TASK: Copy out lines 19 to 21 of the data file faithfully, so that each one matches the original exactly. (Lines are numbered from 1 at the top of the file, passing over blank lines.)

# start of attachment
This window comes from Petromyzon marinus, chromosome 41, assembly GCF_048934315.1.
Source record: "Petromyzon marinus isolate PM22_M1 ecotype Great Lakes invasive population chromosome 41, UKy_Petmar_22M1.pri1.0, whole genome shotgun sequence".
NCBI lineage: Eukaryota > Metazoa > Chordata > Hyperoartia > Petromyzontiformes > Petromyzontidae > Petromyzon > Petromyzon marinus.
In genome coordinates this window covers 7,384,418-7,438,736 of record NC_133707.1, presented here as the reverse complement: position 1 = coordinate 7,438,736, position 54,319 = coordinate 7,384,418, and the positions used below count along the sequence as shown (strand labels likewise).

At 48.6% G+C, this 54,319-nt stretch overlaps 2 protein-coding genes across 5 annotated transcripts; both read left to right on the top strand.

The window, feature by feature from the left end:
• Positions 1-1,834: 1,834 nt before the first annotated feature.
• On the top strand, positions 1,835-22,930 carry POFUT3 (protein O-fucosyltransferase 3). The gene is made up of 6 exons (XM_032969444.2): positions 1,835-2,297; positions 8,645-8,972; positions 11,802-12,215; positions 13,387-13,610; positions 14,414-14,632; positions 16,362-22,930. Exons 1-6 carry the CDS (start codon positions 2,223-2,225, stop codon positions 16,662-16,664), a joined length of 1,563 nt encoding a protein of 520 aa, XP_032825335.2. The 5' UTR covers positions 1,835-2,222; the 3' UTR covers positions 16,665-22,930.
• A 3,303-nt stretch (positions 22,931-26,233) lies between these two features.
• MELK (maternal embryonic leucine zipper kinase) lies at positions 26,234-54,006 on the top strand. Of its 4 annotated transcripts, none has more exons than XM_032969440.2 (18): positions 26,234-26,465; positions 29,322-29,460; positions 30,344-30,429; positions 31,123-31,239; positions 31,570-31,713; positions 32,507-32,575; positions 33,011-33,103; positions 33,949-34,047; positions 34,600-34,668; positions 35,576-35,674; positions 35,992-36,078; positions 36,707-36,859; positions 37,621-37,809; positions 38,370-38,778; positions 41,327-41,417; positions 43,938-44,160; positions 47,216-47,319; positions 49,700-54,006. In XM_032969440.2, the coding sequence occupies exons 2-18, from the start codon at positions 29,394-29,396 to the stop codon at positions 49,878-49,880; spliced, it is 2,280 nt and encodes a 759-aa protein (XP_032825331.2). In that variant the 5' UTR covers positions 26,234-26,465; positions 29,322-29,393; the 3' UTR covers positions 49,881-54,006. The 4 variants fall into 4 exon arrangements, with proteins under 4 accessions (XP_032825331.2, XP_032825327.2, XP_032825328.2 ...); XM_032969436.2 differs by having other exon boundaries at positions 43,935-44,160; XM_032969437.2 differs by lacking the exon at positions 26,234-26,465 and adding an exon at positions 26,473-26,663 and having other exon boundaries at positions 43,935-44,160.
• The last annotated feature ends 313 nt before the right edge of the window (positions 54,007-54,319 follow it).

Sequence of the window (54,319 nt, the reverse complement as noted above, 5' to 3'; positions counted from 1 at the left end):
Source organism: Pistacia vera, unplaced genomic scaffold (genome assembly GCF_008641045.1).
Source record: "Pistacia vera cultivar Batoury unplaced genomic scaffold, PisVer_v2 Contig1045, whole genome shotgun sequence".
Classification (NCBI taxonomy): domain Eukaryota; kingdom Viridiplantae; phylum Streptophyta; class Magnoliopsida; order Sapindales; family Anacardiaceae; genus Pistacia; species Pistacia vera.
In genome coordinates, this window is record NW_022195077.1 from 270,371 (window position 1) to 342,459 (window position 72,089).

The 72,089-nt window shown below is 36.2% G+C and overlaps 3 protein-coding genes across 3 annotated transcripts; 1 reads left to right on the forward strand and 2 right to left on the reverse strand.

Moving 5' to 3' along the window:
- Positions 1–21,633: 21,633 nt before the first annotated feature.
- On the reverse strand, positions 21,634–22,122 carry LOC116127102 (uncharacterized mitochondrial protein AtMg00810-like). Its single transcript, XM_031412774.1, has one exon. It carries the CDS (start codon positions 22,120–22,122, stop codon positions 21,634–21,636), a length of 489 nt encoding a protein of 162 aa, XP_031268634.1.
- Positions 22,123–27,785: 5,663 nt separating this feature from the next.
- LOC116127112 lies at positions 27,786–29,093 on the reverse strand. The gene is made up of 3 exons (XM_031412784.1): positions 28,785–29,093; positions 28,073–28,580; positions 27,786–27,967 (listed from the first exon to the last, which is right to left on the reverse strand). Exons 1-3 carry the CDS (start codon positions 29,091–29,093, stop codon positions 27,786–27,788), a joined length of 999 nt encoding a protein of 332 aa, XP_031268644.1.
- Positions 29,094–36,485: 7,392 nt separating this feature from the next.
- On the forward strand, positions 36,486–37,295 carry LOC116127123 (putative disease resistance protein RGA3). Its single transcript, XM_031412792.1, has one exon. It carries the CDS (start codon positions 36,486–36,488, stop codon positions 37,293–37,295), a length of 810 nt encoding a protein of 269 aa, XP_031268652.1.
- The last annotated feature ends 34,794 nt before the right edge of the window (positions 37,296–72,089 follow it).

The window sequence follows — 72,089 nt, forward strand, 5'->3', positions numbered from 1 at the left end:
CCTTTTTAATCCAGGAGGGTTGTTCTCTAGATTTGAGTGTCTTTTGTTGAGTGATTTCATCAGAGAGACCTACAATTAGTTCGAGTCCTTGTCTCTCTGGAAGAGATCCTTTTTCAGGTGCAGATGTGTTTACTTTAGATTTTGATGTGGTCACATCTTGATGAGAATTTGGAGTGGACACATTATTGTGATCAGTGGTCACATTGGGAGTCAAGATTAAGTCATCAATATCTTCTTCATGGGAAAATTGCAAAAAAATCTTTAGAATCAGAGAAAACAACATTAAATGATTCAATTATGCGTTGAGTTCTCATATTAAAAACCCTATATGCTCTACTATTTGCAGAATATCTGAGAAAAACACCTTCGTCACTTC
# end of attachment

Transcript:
- Positions 1–21,633: 21,633 nt before the first annotated feature.
- On the reverse strand, positions 21,634–22,122 carry LOC116127102 (uncharacterized mitochondrial protein AtMg00810-like). Its single transcript, XM_031412774.1, has one exon. It carries the CDS (start codon positions 22,120–22,122, stop codon positions 21,634–21,636), a length of 489 nt encoding a protein of 162 aa, XP_031268634.1.
- Positions 22,123–27,785: 5,663 nt separating this feature from the next.